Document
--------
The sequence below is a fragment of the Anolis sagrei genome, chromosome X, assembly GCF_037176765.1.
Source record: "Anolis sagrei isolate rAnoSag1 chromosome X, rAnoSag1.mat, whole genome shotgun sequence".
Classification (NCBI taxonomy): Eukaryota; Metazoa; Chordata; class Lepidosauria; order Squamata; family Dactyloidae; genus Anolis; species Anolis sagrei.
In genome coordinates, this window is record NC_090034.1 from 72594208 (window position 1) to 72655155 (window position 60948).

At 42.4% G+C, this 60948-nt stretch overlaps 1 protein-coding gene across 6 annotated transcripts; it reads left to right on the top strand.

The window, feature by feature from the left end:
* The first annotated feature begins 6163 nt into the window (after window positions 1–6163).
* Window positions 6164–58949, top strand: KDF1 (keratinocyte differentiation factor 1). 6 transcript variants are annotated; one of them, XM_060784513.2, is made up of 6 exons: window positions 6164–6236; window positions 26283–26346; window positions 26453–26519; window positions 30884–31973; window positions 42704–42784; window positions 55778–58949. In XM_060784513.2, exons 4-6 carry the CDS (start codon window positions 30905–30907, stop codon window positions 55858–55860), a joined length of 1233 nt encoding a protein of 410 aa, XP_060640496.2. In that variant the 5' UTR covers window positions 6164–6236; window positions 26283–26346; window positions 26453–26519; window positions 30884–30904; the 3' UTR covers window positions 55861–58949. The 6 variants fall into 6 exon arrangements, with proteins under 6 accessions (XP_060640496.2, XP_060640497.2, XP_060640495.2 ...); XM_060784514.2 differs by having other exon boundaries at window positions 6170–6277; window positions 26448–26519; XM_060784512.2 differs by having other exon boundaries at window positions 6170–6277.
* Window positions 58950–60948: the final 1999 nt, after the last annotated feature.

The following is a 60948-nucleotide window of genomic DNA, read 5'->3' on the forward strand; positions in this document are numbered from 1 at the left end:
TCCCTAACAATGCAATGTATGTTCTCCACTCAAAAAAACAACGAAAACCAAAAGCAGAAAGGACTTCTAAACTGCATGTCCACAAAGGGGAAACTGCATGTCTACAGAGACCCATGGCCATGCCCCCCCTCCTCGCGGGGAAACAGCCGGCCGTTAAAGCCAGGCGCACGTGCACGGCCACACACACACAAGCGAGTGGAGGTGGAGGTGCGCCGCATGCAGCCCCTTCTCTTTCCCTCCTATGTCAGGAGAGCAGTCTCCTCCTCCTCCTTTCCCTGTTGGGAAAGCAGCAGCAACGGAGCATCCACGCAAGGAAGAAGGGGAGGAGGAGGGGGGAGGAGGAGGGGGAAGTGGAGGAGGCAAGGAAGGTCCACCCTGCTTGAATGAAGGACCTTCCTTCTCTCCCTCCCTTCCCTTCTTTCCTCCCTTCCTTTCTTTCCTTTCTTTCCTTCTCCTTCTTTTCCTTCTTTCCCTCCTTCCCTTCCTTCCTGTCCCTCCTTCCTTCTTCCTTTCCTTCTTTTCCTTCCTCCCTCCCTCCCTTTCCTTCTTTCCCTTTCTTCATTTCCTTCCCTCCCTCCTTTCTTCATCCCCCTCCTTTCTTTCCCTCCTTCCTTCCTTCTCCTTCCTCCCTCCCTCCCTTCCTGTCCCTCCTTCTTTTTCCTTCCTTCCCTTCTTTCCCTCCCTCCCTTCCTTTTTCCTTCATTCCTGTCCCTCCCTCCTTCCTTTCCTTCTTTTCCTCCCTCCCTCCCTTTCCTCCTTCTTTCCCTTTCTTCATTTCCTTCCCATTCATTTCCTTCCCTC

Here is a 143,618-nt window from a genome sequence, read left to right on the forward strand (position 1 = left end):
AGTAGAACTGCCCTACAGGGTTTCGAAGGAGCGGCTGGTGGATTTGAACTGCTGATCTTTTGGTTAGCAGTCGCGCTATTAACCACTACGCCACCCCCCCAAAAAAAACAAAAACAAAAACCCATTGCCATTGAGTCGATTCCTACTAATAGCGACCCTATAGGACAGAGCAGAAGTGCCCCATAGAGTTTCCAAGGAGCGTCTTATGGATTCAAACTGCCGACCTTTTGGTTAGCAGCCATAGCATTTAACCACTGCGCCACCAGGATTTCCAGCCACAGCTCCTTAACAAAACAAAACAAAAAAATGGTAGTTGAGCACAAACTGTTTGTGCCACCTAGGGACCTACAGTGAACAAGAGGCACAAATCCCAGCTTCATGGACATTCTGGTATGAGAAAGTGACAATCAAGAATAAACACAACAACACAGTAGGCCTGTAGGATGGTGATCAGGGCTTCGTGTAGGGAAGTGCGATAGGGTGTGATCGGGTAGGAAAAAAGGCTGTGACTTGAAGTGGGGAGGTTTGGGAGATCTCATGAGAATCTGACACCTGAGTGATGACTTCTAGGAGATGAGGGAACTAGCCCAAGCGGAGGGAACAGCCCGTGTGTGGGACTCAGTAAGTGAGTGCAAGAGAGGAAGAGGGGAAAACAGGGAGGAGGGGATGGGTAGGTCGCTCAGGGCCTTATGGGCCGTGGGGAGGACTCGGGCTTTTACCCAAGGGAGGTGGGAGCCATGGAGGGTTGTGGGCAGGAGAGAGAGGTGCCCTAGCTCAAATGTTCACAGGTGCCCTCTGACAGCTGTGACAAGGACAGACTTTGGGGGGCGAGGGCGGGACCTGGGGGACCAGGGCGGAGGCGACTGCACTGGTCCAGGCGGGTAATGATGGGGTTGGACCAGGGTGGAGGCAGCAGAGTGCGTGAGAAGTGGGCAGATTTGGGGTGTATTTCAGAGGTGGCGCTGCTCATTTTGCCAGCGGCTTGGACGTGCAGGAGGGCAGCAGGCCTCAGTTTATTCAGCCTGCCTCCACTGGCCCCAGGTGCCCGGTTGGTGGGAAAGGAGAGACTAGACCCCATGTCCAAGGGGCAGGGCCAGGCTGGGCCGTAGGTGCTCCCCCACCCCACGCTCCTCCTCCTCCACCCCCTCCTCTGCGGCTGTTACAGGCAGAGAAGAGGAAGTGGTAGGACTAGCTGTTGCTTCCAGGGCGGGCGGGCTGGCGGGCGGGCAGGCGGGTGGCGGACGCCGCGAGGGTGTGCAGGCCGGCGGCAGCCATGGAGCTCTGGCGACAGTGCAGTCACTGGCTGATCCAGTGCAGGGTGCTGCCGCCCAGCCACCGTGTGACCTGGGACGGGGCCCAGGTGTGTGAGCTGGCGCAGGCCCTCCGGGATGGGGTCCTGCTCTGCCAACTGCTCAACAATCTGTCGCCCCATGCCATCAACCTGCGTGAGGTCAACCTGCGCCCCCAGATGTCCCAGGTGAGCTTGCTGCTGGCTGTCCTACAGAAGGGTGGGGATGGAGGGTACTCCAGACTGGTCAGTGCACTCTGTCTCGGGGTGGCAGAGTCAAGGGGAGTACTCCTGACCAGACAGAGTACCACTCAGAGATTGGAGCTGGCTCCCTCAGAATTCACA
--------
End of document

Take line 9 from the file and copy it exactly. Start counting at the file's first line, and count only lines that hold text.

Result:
* Window positions 58950–60948: the final 1999 nt, after the last annotated feature.